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90s Slang You Should Know


[rel-i-geyt] /ˈrɛl ɪˌgeɪt/
verb (used with object), relegated, relegating.
to send or consign to an inferior position, place, or condition:
He has been relegated to a post at the fringes of the diplomatic service.
to consign or commit (a matter, task, etc.), as to a person:
He relegates the less pleasant tasks to his assistant.
to assign or refer (something) to a particular class or kind.
to send into exile; banish.
Origin of relegate
late Middle English
1375-1425; late Middle English < Latin relēgātus, past participle of relēgāre to send away, dispatch. See re-, legate
Related forms
[rel-i-guh-buh l] /ˈrɛl ɪ gə bəl/ (Show IPA),
relegation, noun
unrelegable, adjective
unrelegated, adjective
2. delegate, entrust. Unabridged
Based on the Random House Dictionary, © Random House, Inc. 2017.
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Examples from the Web for relegation
Contemporary Examples
Historical Examples
  • We cannot view with equanimity his relegation to lower positions, while the better places are given to better-trained immigrants.

    Boy Labour and Apprenticeship Reginald Arthur Bray
  • After the doom of relegation is expired, he comes hither at midsummer.

    Imaginary Conversations and Poems Walter Savage Landor
  • In fact the relegation of peers to the ordinary livery colours for their mantlings is, in England, quite a modern practice.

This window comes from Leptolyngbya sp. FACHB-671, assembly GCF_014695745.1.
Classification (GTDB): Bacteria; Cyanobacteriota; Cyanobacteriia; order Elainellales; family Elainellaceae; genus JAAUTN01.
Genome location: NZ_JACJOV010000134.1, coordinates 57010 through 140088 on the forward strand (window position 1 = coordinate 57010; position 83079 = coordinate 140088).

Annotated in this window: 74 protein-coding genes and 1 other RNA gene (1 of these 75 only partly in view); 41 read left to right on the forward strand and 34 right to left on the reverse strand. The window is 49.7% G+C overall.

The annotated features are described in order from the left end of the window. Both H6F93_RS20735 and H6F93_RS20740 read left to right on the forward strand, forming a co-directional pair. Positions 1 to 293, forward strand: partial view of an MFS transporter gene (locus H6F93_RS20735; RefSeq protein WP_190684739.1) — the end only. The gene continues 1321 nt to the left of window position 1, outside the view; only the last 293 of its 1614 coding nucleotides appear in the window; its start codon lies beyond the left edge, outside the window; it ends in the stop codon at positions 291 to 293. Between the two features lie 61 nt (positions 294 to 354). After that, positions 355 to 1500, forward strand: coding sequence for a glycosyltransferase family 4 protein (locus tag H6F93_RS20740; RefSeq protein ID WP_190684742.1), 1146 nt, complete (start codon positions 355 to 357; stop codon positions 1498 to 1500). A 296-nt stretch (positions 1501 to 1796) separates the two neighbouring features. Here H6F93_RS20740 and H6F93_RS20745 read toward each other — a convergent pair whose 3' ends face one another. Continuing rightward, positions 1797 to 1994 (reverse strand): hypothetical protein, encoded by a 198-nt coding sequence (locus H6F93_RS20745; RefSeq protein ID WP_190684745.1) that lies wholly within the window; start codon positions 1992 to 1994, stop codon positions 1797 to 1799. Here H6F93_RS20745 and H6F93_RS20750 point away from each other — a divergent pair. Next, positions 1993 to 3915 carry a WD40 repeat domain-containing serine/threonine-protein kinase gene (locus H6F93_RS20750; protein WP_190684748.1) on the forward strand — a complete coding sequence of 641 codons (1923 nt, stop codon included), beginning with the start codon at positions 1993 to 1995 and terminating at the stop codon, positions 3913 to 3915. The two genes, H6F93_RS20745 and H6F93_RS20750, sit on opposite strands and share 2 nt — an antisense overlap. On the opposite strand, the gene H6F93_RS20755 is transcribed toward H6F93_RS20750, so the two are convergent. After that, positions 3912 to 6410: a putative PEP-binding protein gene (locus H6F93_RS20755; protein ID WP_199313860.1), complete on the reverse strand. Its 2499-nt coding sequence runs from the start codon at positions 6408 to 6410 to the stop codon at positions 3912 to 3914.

A Complete Guide to Heraldry Arthur Charles Fox-Davies
  • She, who so longed for a first place, seemed doomed to relegation to the ranks.

    Consequences E. M. Delafield
  • His disgrace and relegation to his see, in 1529, could not but stimulate this tendency.

  • In September 1697 he went to Civita Vecchia under sentence of three years' relegation.

  • The picture, more or less entombed in its relegation, was lividly dead—and that was bad enough.

  • This tendency would be encouraged and perpetuated by the relegation of vessels of particular forms to particular ceremonies.

  • She had never yet heard herself called his dear wife, and felt the immensity of her relegation to her proper place.

    The Pastor's Wife Elizabeth von Arnim
British Dictionary definitions for relegation


verb (transitive)
to move to a position of less authority, importance, etc; demote
(usually passive) (mainly Brit) to demote (a football team, etc) to a lower division
to assign or refer (a matter) to another or others, as for action or decision
(foll by to) to banish or exile
to assign (something) to a particular group or category
Derived Forms
relegatable, adjective
relegation, noun
Word Origin
C16: from Latin relēgāre to send away, from re- + lēgāre to send
Collins English Dictionary - Complete & Unabridged 2012 Digital Edition
© William Collins Sons & Co. Ltd. 1979, 1986 © HarperCollins
Publishers 1998, 2000, 2003, 2005, 2006, 2007, 2009, 2012
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Word Origin and History for relegation

1580s, from Latin relegationem (nominative relegatio), noun of action from past participle stem of relegare (see relegate).



1590s "to banish, send into exile," from Latin relegatus, past participle of relegare "remove, dismiss, banish, send away, schedule, put aside," from re- "back" (see re-) + legare "send with a commission" (see legate). Meaning "place in a position of inferiority" is recorded from 1790. Related: Relegated; relegating; relegable.

Online Etymology Dictionary, © 2010 Douglas Harper
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